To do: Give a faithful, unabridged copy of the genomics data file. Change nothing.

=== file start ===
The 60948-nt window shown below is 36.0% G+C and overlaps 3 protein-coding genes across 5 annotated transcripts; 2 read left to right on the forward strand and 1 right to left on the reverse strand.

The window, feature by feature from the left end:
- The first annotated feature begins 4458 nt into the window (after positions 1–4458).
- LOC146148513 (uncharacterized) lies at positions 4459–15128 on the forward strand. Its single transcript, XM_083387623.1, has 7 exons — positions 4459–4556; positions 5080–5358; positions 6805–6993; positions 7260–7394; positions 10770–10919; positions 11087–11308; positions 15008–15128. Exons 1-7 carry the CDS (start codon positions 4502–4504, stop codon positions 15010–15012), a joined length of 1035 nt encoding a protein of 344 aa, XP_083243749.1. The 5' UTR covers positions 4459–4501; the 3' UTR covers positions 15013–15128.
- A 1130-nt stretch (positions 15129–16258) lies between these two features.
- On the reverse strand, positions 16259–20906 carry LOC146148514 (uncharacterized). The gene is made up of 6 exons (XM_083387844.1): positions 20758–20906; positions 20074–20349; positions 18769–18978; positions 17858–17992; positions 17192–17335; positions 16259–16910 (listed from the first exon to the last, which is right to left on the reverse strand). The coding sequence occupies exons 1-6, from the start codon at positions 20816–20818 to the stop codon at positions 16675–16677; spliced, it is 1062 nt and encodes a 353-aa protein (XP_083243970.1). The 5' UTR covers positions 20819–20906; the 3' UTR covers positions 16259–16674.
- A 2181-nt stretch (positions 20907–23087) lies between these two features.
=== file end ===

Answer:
The 60948-nt window shown below is 36.0% G+C and overlaps 3 protein-coding genes across 5 annotated transcripts; 2 read left to right on the forward strand and 1 right to left on the reverse strand.

The window, feature by feature from the left end:
- The first annotated feature begins 4458 nt into the window (after positions 1–4458).
- LOC146148513 (uncharacterized) lies at positions 4459–15128 on the forward strand. Its single transcript, XM_083387623.1, has 7 exons — positions 4459–4556; positions 5080–5358; positions 6805–6993; positions 7260–7394; positions 10770–10919; positions 11087–11308; positions 15008–15128. Exons 1-7 carry the CDS (start codon positions 4502–4504, stop codon positions 15010–15012), a joined length of 1035 nt encoding a protein of 344 aa, XP_083243749.1. The 5' UTR covers positions 4459–4501; the 3' UTR covers positions 15013–15128.
- A 1130-nt stretch (positions 15129–16258) lies between these two features.
- On the reverse strand, positions 16259–20906 carry LOC146148514 (uncharacterized). The gene is made up of 6 exons (XM_083387844.1): positions 20758–20906; positions 20074–20349; positions 18769–18978; positions 17858–17992; positions 17192–17335; positions 16259–16910 (listed from the first exon to the last, which is right to left on the reverse strand). The coding sequence occupies exons 1-6, from the start codon at positions 20816–20818 to the stop codon at positions 16675–16677; spliced, it is 1062 nt and encodes a 353-aa protein (XP_083243970.1). The 5' UTR covers positions 20819–20906; the 3' UTR covers positions 16259–16674.
- A 2181-nt stretch (positions 20907–23087) lies between these two features.